A summary of a classic Hopkins poem
‘Binsey Poplars’ is one of Gerard Manley Hopkins’s best-known lyrics. It was written in 1879 shortly after he revisited the small hamlet of Godstow near Oxford, a few miles north of Binsey, to find that ‘the aspens the lined the river [Thames] are everyone felled’. Here’s this wonderful poem followed by a few words of analysis.
My aspens dear, whose airy cages quelled,
Quelled or quenched in leaves the leaping sun,
All felled, felled, are all felled;
Of a fresh and following folded rank
Not spared, not one
That dandled a sandalled
Shadow that swam or sank
On meadow and river and wind-wandering weed-winding bank.
O if we but knew what we do
When we delve or hew –
Hack and rack the growing green!
Since country is so tender
To touch, her being so slender,
That, like this sleek and seeing ball
But a prick will make no eye at all,
Where we, even where we mean
To mend her we end her,
When we hew or delve:
After-comers cannot guess the beauty been.
Ten or twelve, only ten or twelve
Strokes of havoc unselve
The sweet especial scene,
Rural scene, a rural scene,
Sweet especial rural scene.
In summary, ‘Binsey Poplars’ is a lament for these aspen trees which have been felled. The poem is divided into two stanzas: the first addresses the felling of the poplar trees themselves, and the second ponders man’s habit of destroying nature in broader terms.
Hopkins begins by lamenting – in typically Hopkinsian terms, with plenty of repetition and alliteration, and his trademark ‘sprung rhythm’ – that not a single tree has been spared. ‘All felled, felled, are all felled’. Six words, but only three different words: ‘felled’ comes at us with the force of an axe, quickly chopping down these trees one after the other. Hopkins draws attention to the trees’ interaction with the ‘leaping sun’: their ‘airy cages’ both ‘quelled’ and ‘quenched’ the sunlight – that is, both softened (with their leaves and branches) the force of the sun’s glare and, on occasion, blocked out the sun’s rays altogether. The trees, Hopkins tells us, ‘dandled a sandalled / Shadow’ that either ‘swam or sank’ in the river (i.e. the shadow either appeared on the surface of the water or on the riverbed). The idea of the trees having ‘dandled a sandalled / Shadow’ is, with trademark Hopkinsian internal rhyme, an idiosyncratic metaphor that likens the trees’ branches to somebody hanging their feet over the edge of the river, their sandals casting a shadow in the water. There is something serene and calm – and calming – about the poplars. But they are now gone, ‘felled, are all felled’.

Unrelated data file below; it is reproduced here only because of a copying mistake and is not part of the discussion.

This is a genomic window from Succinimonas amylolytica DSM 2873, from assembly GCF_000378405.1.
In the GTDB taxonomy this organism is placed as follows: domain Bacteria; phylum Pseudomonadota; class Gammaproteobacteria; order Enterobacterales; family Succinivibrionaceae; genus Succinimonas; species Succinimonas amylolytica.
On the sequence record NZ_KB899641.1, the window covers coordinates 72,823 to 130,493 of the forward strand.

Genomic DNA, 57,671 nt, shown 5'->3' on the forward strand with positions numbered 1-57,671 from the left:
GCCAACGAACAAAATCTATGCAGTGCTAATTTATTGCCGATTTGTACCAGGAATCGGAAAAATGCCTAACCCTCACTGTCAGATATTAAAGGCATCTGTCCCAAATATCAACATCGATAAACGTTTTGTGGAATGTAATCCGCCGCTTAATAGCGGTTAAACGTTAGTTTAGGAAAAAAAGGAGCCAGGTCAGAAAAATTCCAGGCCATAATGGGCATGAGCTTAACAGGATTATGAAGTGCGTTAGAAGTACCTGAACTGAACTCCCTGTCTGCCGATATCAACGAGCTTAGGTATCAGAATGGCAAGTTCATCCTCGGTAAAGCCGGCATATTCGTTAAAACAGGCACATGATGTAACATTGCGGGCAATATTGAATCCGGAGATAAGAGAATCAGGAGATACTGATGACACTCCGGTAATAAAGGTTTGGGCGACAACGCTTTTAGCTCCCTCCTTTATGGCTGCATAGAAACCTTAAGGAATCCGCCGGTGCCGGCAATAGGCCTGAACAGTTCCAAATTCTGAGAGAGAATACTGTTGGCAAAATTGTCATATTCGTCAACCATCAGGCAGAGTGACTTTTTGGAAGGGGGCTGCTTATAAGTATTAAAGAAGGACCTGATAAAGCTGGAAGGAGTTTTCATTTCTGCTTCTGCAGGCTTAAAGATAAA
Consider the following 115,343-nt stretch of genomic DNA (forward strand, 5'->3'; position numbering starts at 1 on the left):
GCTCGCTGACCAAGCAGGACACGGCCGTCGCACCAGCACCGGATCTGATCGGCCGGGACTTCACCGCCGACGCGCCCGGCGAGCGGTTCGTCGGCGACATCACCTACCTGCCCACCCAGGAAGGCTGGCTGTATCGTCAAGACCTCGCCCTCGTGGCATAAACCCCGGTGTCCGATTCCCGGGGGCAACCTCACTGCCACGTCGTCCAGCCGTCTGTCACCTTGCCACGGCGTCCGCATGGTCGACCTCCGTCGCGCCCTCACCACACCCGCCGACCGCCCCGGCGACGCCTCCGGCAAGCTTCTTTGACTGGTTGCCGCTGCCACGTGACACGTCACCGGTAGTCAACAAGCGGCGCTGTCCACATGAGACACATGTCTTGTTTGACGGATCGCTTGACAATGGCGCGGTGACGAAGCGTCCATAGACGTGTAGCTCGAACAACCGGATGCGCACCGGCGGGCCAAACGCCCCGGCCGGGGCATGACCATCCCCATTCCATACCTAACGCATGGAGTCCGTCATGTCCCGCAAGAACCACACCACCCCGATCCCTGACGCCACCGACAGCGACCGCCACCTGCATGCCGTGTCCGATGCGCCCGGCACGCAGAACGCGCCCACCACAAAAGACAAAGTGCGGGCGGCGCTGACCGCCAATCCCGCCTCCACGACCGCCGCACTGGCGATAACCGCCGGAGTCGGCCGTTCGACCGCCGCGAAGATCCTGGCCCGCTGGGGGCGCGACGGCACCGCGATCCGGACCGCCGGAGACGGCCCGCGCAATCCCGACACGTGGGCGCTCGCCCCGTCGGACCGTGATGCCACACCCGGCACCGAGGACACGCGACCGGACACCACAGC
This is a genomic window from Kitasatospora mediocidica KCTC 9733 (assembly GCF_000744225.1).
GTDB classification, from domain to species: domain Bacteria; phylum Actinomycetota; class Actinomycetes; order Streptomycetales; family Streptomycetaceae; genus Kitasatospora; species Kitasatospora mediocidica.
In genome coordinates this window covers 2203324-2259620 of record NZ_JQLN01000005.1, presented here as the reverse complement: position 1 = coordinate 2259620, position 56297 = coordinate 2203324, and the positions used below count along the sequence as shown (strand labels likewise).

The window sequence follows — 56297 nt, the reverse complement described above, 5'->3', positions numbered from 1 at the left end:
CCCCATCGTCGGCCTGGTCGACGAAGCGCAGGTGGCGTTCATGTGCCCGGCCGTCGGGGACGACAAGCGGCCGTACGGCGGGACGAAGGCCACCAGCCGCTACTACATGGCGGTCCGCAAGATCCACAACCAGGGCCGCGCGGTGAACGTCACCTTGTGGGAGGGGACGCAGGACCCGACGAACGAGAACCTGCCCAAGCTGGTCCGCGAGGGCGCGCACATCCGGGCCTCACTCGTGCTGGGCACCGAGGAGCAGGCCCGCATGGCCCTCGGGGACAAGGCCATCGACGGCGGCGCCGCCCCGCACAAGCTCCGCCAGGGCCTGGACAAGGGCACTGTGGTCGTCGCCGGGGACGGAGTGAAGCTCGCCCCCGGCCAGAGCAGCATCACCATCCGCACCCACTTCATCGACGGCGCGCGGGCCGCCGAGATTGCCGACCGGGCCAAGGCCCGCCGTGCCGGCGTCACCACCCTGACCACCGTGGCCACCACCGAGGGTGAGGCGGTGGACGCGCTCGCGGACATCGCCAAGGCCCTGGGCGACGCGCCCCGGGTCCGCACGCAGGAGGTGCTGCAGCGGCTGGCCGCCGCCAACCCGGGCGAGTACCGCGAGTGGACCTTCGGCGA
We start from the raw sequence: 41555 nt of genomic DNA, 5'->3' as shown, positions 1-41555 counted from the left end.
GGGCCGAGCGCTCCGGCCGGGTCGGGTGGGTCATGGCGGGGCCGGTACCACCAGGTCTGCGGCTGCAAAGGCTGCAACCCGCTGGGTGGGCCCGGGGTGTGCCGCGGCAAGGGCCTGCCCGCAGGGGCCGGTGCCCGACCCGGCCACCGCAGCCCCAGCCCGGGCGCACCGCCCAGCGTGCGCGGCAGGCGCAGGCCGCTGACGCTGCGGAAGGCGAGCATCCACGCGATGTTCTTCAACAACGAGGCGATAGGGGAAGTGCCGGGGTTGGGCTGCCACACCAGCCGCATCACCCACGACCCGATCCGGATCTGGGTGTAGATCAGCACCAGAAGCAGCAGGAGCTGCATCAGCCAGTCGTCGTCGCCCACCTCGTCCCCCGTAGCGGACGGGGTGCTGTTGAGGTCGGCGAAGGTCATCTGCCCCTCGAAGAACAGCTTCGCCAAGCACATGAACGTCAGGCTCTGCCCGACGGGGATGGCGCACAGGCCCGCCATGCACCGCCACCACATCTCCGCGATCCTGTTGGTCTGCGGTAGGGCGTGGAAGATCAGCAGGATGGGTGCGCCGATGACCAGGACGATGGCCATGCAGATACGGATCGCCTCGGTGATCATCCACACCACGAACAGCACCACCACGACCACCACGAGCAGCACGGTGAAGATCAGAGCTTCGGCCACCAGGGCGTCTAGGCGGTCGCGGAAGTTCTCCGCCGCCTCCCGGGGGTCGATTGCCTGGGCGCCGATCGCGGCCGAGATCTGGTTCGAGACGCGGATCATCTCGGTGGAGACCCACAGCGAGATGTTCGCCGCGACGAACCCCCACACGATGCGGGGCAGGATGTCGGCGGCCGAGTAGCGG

The second stanza then contemplates this destruction of nature and how it is, in many ways, typical of mankind’s behaviour: we ‘hew’ and ‘delve’ (fracking, anyone?), we ‘Hack and rack the growing green!’ (There we get internal rhyme and alliteration in the same line.) Hopkins likens this wanton destruction to the way in which the delicate wonder of nature that is the eyeball (‘this sleek and seeing ball’) can, with a simple ‘prick’ from a pin or needle be turned into ‘no eye at all’. This analogy is obviously designed to strike us at our very core, to hit us right between the eyes (or rather in our very eyes): who is not extremely delicate and queasy around the idea of their eyes being harmed? It reminds us that our responsibility to look after nature as a whole should be as keenly felt. It also likens the organs of sight, the eyes, to the beauty of the trees: one enabled us to enjoy the other, and both are capable of being snuffed out in seconds. ‘After-comers cannot guess the beauty been’: the people who come after the trees were felled would never know what beauty had once been there.
‘Binsey Poplars’ was not published until 1918, like so much of Gerard Manley Hopkins’s work. Shortly afterwards, the poplars were replanted. In 2004 they were felled again, only to be replanted. As the Bodleian website notes, ‘The poem formed part of the successful campaign to replant the trees.’ The poem is one of Hopkins’s more popular poems, perhaps because, relative to many of his other great poems, it is easy to follow its main message. But its language nevertheless demands careful attention and analysis. Like the poplars themselves, ‘Binsey Poplars’ endures.